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The Many Options for Fillings

There are many types of fillings to repair your chipped, broken, or decayed tooth

Filling Types, Advantages and Disadvantages

Fillings are used to repair cracks in a tooth, decayed teeth, and worn enamel. Amalgam (silver-colored) and composite resin (tooth-colored) fillings are the most common restorative materials known to patients. Did you know there are other filling materials available? Your dentist will determine which filling material is the best selection to restore your tooth after an exam, reviewing the extent of repair needed on the tooth, cost, and insurance benefit.

Each filling material has its own advantages and disadvantages:

  • Amalgam Fillings
    • Advantages - amalgam fillings are inexpensive and very durable. Amalgam can also withstand harsh chewing forces. The procedure can usually be completed in one office visit.
    • Disadvantages - amalgam fillings are silver-colored, so do not match the natural color of the tooth; they can even stain teeth to a grayish color. Preparation requires large removal of damaged tooth structure in order to place an amalgam filling.
  • Composite Filling
    • Advantages - composite material provides a wide spectrum of colors that match natural tooth color and blend in with adjacent teeth. Composite can repair small chips and decay without removing a large amount of natural tooth structure. The procedure can usually be completed in one office visit.
    • Disadvantages - composites can cost twice the amount of amalgam fillings and generally do not last as long. Composites can chip easily when located on the chewing surfaces of the front tooth. One can expect to sit longer in the dental chair for composite procedure in comparison to amalgam.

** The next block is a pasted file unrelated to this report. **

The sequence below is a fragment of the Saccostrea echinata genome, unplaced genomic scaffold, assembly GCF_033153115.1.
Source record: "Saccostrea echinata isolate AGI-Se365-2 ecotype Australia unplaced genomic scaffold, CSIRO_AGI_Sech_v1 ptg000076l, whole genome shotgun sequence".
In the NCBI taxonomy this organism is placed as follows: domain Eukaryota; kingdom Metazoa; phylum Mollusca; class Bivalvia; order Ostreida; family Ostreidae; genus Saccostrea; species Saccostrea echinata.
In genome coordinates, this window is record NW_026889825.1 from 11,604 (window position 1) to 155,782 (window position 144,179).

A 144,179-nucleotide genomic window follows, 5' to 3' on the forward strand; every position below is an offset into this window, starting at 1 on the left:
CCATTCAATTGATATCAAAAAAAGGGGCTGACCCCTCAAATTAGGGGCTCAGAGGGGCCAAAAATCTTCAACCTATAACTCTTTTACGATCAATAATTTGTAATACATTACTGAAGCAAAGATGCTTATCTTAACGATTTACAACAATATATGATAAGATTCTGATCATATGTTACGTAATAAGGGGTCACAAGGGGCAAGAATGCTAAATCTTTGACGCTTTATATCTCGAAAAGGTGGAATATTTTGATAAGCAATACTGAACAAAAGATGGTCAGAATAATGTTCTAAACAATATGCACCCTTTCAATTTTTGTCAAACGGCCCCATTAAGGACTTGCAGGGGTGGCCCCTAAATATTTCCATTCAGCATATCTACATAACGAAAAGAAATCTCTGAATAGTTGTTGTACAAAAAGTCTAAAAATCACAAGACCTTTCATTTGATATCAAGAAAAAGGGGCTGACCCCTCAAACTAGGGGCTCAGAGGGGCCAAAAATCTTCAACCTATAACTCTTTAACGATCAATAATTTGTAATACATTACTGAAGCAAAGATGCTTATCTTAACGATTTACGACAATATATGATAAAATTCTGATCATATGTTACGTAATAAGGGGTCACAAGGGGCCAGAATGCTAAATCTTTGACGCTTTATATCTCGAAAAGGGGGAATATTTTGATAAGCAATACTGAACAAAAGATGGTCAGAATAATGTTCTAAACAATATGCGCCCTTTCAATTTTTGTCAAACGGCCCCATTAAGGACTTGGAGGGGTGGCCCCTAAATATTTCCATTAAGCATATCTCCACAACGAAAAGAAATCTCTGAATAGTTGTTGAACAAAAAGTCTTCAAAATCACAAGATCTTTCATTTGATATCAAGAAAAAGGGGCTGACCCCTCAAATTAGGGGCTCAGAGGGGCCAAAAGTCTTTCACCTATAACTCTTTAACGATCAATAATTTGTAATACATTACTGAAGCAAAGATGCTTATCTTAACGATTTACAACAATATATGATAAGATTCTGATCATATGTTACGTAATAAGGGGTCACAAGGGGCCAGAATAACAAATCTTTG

• Glass Ionomer
    • Advantages - glass ionomer can help protect the tooth as this material releases fluoride. The material is typically used for baby teeth with small cavities and to repair decay underneath the gum line.
    • Disadvantages - glass ionomer is weaker than composite and amalgam materials and generally does not last as long. The cost of glass ionomer is comparable to a composite filling.
  • Cast Gold Fillings
    • Advantages - gold fillings are stronger and more durable than amalgam, composite, or glass ionomer.
    • Disadvantages - the procedure requires two appointments, since gold fillings are an indirect filling. This means that an impression has to be taken at the first appointment, then the patient must return to the dental office for a second appointment to have the filling custom fit. Some patients may dislike the metal shade in comparison to a natural tooth shade. Gold is also costlier than direct filling materials (amalgam, composite, glass ionomers).
  • Porcelain or Ceramic Fillings
    • Advantages - porcelain or ceramic fillings are aesthetically pleasing and can be custom stained to match the natural tooth and adjacent teeth. The materials are stronger than composite and amalgam, but aren't as strong as gold.
    • Disadvantages - porcelain or ceramic fillings are also indirect fillings, so they require multiple visits to the dental office, and may cost as much as the gold fillings.

How Are Direct Fillings Different from Indirect Fillings?

Direct fillings involve a single visit, where the dentist numbs, prepares the tooth, fills and polishes the tooth on the same day appointment. Examples of direct fillings are amalgam and composite fillings.

Indirect fillings are the most durable and long lasting, however, they involve two separate office appointments:

  • During the first appointment, the dentist prepares the tooth, selects the custom shade, and takes an impression. The impression is then sent to a lab where the filling is custom made.
  • During the second appointment, the custom filling is inserted, bonded, adjusted, and polished.

Indirect fillings are stronger and last longer than most other types of fillings, however, they also tend to be the most expensive.

Insurance and Co-Pay for Fillings

Your dentist will recommend which filling material is the best option to restore the tooth based on the amount of tooth structure loss, extent of decay, cost, and the strength of filling material needed (especially for those who grind their teeth). Fillings are categorized under Minor Restorative Services in your benefit booklet; be sure to review the benefit booklet for co-pay, deductibles, frequency, and limitations for fillings. A pre-estimate is recommended for porcelain and cast gold (indirect) fillings to provide a better understanding of out-of-pocket charges.